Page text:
These drugs aren’t without their pretty powerful effects one of the long term effects, imagine your whole brain and you have 1000 units of serotonin in your brain what the drugs are doing is changing the location of the serotonin from inside the cell to outside the cell forcing it to stay outside the cell so there is no net increase in the amount of serotonin you still have 1000 units it’s just in a different place. Because we move it outside the cell with these medications the enzymes are breaking it down at a much greater rate so every year your on these drugs the total amount is dropping steadily because the enzymes are chewing it up. The reason we even have a recycling system to bring it back in is when it’s inside the neuron the enzymes are not able to get at it it’s protecting it. There is a wonderful book on this called Anatomy of an Epidemic by Whitaker and he goes into a lot of the long term studies if you look at the studies over a course of 6-8-12 weeks you see certain effects of these medications. When you look at it over long periods of time it’s different and when you look at medicated versus unmedicated people over long periods of time it’s different as well. What happens pretty clearly and consistently throughout all the research people who take medications for initial depression are at about double the risk of having a second or later depressive episode. People who are very depressed and do not take any medication at all within 6-12 months typically come out of that depression even though their not treated in any way it just gets better on it’s own. Those people that are not medicated have half as much chance of becoming depressed later and some of it is because these medications decrease the amount of serotonin in the brain overall and it’s also potentially related to Steve Hyman’s work in terms of what happens to those receptors when we take these medications.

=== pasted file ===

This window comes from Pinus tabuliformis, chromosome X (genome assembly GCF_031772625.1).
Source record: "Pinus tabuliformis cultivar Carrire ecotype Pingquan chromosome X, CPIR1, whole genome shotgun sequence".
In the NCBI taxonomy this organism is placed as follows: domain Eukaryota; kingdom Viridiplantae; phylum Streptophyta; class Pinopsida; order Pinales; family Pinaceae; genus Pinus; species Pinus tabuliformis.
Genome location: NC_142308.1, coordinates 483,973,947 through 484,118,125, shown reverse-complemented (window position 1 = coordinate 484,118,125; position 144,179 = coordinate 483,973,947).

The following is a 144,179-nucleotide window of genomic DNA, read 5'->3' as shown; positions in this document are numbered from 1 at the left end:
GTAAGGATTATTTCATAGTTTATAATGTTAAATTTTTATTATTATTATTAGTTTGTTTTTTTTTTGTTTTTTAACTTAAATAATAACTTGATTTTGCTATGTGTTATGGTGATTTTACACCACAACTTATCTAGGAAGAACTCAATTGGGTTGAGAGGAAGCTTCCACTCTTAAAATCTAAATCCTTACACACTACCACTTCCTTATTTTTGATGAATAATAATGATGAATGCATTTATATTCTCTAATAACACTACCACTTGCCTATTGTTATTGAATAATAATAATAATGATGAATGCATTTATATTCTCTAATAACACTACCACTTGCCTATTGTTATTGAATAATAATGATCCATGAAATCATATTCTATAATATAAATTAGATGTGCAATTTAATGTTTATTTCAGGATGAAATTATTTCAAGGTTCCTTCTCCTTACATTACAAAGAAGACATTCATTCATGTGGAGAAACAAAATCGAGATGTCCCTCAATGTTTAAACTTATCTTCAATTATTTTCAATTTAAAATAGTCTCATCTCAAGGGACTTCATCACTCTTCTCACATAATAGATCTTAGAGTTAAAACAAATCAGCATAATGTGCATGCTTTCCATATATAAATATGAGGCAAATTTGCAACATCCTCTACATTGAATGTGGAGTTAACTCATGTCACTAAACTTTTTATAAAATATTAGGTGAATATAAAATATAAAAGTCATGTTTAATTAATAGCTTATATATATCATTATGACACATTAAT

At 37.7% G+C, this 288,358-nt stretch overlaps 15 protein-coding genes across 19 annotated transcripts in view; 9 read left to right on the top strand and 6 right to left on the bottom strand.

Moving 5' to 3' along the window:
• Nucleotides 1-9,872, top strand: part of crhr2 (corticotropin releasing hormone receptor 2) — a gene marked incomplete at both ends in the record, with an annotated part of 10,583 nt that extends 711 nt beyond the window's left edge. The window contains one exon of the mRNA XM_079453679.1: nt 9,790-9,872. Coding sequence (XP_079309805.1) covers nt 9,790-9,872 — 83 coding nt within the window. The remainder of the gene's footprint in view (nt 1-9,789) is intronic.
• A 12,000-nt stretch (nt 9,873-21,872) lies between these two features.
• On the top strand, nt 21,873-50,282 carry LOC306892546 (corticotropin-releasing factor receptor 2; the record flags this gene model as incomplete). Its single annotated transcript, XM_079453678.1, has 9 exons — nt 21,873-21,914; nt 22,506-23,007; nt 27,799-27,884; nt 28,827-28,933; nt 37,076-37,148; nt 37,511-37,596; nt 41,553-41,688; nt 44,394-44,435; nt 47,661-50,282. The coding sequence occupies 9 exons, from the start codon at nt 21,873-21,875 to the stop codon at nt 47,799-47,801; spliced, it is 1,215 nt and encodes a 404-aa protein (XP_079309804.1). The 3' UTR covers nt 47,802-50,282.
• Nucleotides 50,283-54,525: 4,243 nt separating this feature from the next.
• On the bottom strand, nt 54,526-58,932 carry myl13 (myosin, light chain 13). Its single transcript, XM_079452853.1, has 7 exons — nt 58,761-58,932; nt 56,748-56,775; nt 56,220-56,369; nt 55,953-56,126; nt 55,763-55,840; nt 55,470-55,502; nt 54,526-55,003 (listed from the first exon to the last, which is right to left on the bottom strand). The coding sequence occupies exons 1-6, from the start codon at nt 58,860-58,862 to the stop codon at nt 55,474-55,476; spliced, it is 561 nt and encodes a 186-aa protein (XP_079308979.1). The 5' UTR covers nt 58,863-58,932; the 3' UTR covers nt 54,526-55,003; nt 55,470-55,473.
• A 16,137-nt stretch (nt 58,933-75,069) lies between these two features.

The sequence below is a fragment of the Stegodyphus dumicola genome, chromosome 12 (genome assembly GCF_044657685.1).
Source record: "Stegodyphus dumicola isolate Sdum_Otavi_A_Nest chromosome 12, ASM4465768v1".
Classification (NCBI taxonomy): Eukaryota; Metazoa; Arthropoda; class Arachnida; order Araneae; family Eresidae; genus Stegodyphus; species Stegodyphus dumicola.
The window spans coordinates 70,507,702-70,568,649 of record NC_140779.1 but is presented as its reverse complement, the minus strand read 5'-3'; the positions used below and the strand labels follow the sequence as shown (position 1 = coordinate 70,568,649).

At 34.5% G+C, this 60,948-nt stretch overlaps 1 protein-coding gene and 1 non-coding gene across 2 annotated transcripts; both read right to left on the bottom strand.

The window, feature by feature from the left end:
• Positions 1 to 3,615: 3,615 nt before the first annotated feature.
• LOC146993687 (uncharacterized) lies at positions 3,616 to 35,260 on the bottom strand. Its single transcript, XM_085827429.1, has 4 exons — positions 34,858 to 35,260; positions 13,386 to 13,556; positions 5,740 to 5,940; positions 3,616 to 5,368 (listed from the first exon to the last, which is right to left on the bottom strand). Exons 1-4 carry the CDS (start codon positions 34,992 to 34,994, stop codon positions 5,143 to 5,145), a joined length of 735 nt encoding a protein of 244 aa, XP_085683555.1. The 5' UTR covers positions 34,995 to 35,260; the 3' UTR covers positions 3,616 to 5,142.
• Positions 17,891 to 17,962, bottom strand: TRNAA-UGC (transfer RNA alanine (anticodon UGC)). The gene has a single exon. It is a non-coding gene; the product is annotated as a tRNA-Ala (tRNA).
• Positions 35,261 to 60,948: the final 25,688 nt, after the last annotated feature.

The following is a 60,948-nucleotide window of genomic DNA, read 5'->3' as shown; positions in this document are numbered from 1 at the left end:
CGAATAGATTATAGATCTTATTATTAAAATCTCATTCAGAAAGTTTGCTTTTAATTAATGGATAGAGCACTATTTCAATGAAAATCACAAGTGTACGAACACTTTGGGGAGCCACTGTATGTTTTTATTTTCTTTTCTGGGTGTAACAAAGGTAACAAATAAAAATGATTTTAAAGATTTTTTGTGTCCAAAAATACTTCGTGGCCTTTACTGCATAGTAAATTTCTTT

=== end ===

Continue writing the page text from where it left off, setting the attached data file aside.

Quote from Dr. Hyman: The mechanisms by which drugs of abuse produce dependence are better understood than the mechanisms by which antidepressants, antipsychotics and lithium produced their therapeutic effects. Basically he is saying cocaine, speed, heroin we understand these drugs better than we understand these prescription medications.
For those that have been on antidepressants for years you don’t want to just stop taking these medications suddenly because that can make you worse. You definitely have to find a team of people to work with usually a psychiatrist and someone who’s more alternatively or integrative, sometimes you can find an integrative psychiatrist but that’s pretty hard. You need someone who can handle medications and someone who can handle supplements and do the work that you need to do to bring these levels back up. We always want to get the chemical levels back up using various supplement protocols then once the brain is starting to heal and repair the psychiatrist can taper them off the drugs and that can be a multi year process it can take people a year or two before they can achieve all that. Supplements means specific vitamins, minerals, amino acid therapy and cofactors, it turns out some nutrients are critical B6, calcium, vitamin C and then there’s amino acids like 5HTP and tyrosine depending on what chemical imbalance is being created by the medications.